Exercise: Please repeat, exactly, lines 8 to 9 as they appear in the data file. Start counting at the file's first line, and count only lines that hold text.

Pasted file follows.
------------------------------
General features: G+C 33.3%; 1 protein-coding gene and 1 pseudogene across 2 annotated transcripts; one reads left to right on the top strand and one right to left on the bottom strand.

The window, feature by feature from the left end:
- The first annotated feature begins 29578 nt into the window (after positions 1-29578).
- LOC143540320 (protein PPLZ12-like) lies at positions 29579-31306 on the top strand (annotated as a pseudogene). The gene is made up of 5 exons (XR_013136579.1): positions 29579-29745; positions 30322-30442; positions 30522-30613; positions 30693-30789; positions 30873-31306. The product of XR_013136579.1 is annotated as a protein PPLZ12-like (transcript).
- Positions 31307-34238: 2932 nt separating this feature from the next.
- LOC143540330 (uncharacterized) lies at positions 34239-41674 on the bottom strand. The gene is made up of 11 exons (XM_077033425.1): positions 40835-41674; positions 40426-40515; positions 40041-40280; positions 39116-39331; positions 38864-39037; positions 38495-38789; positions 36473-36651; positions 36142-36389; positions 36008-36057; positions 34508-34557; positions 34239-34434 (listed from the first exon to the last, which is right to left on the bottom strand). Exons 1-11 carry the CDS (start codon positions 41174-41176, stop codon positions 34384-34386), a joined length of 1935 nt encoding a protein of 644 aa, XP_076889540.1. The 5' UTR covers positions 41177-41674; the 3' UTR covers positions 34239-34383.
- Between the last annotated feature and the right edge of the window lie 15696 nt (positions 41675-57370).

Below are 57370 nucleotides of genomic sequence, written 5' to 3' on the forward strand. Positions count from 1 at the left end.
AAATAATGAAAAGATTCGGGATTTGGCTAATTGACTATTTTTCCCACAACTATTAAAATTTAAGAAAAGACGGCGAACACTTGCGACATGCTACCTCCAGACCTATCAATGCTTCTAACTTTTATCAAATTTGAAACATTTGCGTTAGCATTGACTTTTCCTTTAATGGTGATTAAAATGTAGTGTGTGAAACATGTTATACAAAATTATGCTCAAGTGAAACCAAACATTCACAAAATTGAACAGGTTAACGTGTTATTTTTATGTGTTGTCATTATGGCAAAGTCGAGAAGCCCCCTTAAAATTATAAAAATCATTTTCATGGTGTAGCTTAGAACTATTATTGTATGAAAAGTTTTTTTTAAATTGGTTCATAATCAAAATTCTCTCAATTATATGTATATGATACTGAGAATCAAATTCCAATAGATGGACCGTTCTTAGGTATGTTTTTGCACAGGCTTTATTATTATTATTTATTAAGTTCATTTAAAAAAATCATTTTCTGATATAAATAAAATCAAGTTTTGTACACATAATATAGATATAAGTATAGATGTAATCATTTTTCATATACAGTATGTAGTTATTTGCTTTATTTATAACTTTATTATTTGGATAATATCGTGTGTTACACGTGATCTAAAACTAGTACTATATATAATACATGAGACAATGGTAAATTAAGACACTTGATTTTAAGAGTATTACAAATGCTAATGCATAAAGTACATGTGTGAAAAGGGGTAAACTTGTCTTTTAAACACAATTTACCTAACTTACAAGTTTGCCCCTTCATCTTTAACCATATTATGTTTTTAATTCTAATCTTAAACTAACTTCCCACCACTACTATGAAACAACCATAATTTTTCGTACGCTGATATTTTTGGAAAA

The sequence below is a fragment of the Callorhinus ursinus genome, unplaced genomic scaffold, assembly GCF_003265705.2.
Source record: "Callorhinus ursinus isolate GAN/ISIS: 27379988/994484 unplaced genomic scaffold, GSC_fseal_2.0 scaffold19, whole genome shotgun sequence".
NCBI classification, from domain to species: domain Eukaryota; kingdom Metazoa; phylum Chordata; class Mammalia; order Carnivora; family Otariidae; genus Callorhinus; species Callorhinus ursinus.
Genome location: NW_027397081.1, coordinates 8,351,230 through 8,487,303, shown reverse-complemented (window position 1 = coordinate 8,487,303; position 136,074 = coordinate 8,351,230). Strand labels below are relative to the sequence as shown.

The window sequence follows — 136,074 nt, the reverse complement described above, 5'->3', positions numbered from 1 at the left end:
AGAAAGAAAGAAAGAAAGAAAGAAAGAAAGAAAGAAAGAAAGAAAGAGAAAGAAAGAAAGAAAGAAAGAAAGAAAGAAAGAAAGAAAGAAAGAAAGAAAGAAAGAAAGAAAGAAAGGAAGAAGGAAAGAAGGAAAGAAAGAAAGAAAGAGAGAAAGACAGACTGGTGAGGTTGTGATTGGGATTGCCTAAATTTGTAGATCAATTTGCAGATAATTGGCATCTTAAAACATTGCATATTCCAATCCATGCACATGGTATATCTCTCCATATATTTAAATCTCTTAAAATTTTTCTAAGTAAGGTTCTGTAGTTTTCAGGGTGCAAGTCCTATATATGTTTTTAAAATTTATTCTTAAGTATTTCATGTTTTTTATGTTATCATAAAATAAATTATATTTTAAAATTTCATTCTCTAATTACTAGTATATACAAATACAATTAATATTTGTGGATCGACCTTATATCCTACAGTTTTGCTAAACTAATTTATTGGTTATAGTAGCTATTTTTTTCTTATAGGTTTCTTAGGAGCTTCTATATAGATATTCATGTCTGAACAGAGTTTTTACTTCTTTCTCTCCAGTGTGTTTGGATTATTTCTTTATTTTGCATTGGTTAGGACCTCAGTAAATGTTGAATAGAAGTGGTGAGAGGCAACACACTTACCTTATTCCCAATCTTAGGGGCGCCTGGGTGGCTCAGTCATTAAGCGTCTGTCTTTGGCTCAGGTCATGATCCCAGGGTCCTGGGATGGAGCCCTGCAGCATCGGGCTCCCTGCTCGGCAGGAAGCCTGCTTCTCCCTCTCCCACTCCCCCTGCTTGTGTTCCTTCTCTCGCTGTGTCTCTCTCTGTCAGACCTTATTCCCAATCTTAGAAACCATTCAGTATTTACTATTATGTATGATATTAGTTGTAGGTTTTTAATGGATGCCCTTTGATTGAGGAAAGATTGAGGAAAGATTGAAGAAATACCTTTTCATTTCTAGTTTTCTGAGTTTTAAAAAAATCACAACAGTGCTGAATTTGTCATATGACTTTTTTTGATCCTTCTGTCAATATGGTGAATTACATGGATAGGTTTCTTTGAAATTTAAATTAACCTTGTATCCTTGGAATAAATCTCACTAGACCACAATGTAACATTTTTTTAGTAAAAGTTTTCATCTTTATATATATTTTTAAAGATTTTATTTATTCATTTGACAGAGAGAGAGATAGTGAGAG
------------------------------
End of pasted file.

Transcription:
Below are 57370 nucleotides of genomic sequence, written 5' to 3' on the forward strand. Positions count from 1 at the left end.
AAATAATGAAAAGATTCGGGATTTGGCTAATTGACTATTTTTCCCACAACTATTAAAATTTAAGAAAAGACGGCGAACACTTGCGACATGCTACCTCCAGACCTATCAATGCTTCTAACTTTTATCAAATTTGAAACATTTGCGTTAGCATTGACTTTTCCTTTAATGGTGATTAAAATGTAGTGTGTGAAACATGTTATACAAAATTATGCTCAAGTGAAACCAAACATTCACAAAATTGAACAGGTTAACGTGTTATTTTTATGTGTTGTCATTATGGCAAAGTCGAGAAGCCCCCTTAAAATTATAAAAATCATTTTCATGGTGTAGCTTAGAACTATTATTGTATGAAAAGTTTTTTTTAAATTGGTTCATAATCAAAATTCTCTCAATTATATGTATATGATACTGAGAATCAAATTCCAATAGATGGACCGTTCTTAGGTATGTTTTTGCACAGGCTTTATTATTATTATTTATTAAGTTCATTTAAAAAAATCATTTTCTGATATAAATAAAATCAAGTTTTGTACACATAATATAGATATAAGTATAGATGTAATCATTTTTCATATACAGTATGTAGTTATTTGCTTTATTTATAACTTTATTATTTGGATAATATCGTGTGTTACACGTGATCTAAAACTAGTACTATATATAATACATGAGACAATGGTAAATTAAGACACTTGATTTTAAGAGTATTACAAATGCTAATGCATAAAGTACATGTGTGAAAAGGGGTAAACTTGTCTTTTAAACACAATTTACCTAACTTACAAGTTTGCCCCTTCATCTTTAACCATATTATGTTTTTAATTCTAATCTTAAACTAACTTCCCACCACTACTATGAAACAACCATAATTTTTCGTACGCTGATATTTTTGGAAAA